When do I need a cage ladder?

By Tracy Broyles | Last updated: July 4, 2024
Presented by AD Safety Network

Ladders are useful in any number of situations – from simple lightbulb changes to complex projects like rooftop rebuilds.

While a ladder will help you do your job, it will also expose you to risk. Any time you climb a ladder, you’re working at height. And when you’re working at height, you’re at risk of a fall. This is where ladder safety rules come in.

Climbing ten feet up a ladder might not seem terribly intimidating. But what if the ladder you had to climb was straight up the side of a multi-story office building? Even if you’re not afraid of heights, that’s still a daunting climb.

This is where cages can help.

In an effort to prevent falls from these fixed ladders, cages or basket guards enclose the ladder’s climbing space and are attached to the building or the ladder itself. These cages can help workers regain their ba

lance or reaffirm their foothold when their climb doesn’t go smoothly, instead of slipping off a rung and falling backward off the ladder. In some cases, the cage can even offer an opportunity for rest or to readjust your gear during a climb.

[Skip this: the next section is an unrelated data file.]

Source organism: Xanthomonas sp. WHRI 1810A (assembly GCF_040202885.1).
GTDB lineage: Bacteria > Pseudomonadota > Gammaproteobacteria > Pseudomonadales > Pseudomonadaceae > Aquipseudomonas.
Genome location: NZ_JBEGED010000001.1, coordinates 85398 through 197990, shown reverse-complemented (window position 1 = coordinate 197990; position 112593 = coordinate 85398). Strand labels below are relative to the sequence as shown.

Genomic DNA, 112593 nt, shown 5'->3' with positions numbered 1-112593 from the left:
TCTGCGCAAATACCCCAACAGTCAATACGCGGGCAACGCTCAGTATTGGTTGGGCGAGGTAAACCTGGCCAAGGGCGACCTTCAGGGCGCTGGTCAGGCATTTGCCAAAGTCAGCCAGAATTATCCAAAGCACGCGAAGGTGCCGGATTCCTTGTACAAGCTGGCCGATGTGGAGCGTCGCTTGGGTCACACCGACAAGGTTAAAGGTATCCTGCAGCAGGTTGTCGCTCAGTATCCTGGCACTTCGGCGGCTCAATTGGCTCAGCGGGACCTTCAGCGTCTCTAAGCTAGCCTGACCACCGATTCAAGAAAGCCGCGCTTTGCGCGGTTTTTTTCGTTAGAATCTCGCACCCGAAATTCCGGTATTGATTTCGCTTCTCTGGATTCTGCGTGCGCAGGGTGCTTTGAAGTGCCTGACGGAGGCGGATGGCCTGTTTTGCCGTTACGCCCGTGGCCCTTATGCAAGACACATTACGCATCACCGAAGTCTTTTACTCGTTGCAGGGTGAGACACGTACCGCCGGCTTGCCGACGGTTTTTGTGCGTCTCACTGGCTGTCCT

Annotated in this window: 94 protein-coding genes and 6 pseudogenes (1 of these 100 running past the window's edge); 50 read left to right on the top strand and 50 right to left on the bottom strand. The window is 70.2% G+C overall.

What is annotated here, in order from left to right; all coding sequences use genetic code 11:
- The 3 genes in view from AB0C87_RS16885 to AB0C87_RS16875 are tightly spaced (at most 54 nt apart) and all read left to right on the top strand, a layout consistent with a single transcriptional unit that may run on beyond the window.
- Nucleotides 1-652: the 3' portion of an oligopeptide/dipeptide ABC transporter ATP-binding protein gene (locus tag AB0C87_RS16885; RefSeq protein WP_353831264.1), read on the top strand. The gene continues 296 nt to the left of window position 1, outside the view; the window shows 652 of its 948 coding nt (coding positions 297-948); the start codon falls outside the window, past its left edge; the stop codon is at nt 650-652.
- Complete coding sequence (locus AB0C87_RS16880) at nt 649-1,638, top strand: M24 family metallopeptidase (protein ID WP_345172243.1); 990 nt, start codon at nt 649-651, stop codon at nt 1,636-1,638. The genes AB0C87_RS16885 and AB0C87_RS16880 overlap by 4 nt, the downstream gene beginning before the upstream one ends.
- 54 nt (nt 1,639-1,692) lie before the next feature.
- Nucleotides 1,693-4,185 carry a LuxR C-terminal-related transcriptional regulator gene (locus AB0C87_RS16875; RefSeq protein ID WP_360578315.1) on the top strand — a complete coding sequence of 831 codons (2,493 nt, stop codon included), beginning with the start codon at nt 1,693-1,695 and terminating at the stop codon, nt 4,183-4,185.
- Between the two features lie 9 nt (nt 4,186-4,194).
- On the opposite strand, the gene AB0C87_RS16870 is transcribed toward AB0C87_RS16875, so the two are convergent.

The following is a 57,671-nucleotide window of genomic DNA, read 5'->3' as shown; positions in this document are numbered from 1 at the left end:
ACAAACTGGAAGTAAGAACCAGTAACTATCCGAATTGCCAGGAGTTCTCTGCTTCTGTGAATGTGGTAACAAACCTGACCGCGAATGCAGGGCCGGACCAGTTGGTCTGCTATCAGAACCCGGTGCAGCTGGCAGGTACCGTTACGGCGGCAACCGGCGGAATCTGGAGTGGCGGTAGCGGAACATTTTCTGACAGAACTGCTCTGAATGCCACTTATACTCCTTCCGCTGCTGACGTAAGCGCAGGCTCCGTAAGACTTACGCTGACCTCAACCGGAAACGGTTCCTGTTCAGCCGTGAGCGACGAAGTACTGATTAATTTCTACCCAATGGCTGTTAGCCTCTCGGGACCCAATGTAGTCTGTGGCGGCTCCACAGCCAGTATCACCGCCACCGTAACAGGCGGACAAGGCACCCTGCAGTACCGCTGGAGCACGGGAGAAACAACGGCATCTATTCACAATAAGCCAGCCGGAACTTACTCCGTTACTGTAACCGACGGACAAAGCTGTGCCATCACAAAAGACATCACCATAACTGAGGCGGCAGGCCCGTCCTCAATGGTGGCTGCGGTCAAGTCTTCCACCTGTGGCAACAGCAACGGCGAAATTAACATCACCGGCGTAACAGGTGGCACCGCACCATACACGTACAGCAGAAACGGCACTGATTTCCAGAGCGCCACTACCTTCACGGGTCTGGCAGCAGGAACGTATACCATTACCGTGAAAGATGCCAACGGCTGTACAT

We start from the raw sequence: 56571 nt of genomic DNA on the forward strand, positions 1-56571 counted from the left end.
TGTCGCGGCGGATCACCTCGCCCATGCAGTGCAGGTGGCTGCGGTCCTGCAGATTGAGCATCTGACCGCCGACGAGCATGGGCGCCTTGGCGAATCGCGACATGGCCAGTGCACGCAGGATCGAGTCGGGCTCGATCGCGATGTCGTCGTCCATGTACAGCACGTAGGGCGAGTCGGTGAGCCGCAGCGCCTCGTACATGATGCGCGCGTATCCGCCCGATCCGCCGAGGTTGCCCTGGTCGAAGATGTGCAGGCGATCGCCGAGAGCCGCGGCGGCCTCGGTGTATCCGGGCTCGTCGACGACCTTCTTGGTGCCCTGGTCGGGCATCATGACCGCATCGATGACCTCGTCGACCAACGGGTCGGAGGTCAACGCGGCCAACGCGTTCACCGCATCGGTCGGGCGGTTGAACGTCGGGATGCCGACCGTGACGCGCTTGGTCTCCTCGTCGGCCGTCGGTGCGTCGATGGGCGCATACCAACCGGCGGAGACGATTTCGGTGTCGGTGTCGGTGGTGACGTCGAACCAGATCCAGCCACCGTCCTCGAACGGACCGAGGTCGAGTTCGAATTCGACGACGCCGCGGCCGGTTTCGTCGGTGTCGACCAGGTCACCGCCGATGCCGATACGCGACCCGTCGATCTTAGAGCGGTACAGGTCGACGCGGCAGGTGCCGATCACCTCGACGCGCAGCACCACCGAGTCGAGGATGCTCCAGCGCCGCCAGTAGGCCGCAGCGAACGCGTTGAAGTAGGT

OSHA requires that all fixed ladders taller than 20 feet must have a cage that extends to 42 inches over the top of the landing and begins at least seven feet from the bottom to avoid workers bumping their heads. As with any rule, there are some exceptions to this one. Certain structures, like silos, can substitute alternate safety devices that are more functional for the situation. If you encounter a cageless ladder that you suspect isn’t in compliance, consult the relevant standards to determine whether it constitutes a safety violation.

But the simple answer to your question is 20 feet. In most cases, any ladder taller than that must be equipped with a cage to ensure a safer climb or descent.

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Written by Tracy Broyles

Tracy Broyles
Ms. Broyles is a blogger, author, and freelance writer specializing in lifestyle, health, and legal topics. When she's not writing, you can find Ms. Broyles brushing up on her research, baking peculiar confections, cosplaying, or coaching her kids on the ball field.

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